We posted a blog about Fukae’s jig. Here’s a link to that blog: http://www.in-fisherman.com/2012/03/07/shin-fukae…
      Please keep sending more of your and Dwight Keefer’s findings.
      Best wishes.
      Ned

  • DTR

    Twin wires may be the most weedless design for a finesse head. Molds we are working with simply do not have enough material to be cut for the second guard in the smallest head sizes. We are working with some small arky type heads with twin wires, sizes from 3/16oz down to 1/16oz. Bottom line is any guard is great for kids, as you point out from your recent trip, increases the overall efficiency, and opens new areas to finesse. It may hinder the inital learning curve on the rig slightly, but once that is completed, it should be considered an option, especially for anglers who are otherwise reluctant to throw the little rig out of concerns of being constantly attached to the cover.

    In dubbing some old Bassmaster VHS tapes from the 80's and 90's I ran across a few with the Hibdons using tubes rigged with a finesse head that featured a sparse fiber guard. They were fishing shallow cover in lakes like Fork, Toho, and Rayburn. Fishing in places an open hook finesse head simply could not go, but where fish did not regularly see small baits presented patiently. Not surprisingly, they also scored on big fish.

    Keep the good info rolling out,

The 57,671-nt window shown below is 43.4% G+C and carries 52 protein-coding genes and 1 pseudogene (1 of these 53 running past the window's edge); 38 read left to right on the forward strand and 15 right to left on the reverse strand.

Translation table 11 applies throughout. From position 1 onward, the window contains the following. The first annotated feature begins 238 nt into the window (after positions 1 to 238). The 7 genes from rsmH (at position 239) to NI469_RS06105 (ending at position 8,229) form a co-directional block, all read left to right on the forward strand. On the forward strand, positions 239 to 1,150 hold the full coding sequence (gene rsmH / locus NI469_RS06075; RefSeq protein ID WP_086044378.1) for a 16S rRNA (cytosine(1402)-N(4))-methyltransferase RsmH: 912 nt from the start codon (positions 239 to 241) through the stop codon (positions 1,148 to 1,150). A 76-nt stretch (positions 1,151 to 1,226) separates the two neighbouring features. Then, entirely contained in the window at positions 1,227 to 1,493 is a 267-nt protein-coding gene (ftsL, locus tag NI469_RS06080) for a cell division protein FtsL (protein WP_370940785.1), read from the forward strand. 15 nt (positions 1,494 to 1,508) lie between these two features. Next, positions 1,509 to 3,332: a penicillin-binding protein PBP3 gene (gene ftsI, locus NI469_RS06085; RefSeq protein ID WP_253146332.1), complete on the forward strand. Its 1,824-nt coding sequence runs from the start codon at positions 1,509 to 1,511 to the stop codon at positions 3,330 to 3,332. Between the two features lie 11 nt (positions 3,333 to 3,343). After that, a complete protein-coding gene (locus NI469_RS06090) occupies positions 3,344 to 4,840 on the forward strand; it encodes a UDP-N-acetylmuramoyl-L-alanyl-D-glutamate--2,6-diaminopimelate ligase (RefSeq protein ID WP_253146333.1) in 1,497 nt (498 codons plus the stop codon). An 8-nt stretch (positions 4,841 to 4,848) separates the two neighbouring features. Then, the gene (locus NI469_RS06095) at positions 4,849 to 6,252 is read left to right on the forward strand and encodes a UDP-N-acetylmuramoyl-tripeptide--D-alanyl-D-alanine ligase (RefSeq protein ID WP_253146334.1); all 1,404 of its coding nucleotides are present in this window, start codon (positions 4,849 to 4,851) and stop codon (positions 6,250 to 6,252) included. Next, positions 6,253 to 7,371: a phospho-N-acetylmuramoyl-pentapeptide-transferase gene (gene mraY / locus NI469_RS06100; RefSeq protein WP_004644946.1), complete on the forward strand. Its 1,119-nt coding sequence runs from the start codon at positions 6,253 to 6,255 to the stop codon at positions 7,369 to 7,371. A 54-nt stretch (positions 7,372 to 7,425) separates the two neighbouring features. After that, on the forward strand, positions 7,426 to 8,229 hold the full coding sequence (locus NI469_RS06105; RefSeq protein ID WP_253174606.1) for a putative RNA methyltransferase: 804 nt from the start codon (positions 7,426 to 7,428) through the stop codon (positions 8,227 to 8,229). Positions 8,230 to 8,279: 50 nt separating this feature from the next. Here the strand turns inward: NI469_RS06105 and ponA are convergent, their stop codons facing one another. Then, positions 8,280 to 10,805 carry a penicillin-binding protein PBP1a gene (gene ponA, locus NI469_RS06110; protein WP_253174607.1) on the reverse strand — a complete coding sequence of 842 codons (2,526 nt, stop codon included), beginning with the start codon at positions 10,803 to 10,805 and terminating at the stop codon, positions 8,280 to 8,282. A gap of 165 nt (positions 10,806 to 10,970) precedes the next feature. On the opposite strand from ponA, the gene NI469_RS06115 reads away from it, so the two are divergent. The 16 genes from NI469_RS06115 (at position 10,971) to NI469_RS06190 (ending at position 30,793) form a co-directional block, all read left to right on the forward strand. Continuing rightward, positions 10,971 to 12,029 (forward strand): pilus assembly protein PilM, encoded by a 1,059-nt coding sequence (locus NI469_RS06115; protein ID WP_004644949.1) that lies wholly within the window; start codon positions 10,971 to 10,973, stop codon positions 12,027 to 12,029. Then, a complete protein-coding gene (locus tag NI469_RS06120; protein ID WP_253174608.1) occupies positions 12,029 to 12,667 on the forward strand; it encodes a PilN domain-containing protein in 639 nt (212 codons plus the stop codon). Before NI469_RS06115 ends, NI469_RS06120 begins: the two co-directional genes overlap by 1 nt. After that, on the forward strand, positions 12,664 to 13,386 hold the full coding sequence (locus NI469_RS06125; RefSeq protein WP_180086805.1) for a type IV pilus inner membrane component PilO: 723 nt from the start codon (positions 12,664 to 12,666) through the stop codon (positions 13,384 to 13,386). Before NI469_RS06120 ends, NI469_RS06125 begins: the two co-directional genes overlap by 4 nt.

Dave

    • nkehde

      Dave:
      Thanks again for contributing your astute perspectives about finesse jigs.
      In regard to your Hibdon observations, Gete and Dion used to rig their tubes with the head of the jig exposed, and the head of their jigs sported about eight strands of white fiber guard. This was back in the 1990s. At times, they used a permanent ink marker to change the color of the strands of the fiber guard. The Hibdons preferred to use a tube with an external head rather than with the head inserted inside the tube; they found the external head created a seductive spiral as the tube fell towards the bottom.
      Perhaps we should see what the Hibdons are doing nowadays.
      Some folks suspect that we are due for a tube renaissance.
      Please keep posting your insights, including the ones that you are finding from the archives of bass fishing.
      Ned

      • DTR

        That is the head they were using. I am sure they made some themselves, but do you remember Luck E Strike selling one, the G2 head. Sort of a larger hook weedless version of the old gitzit finesse head.

        You are spot on regarding the spiral. The old 1/16oz finesse head is still a fantastic way to fish a tube.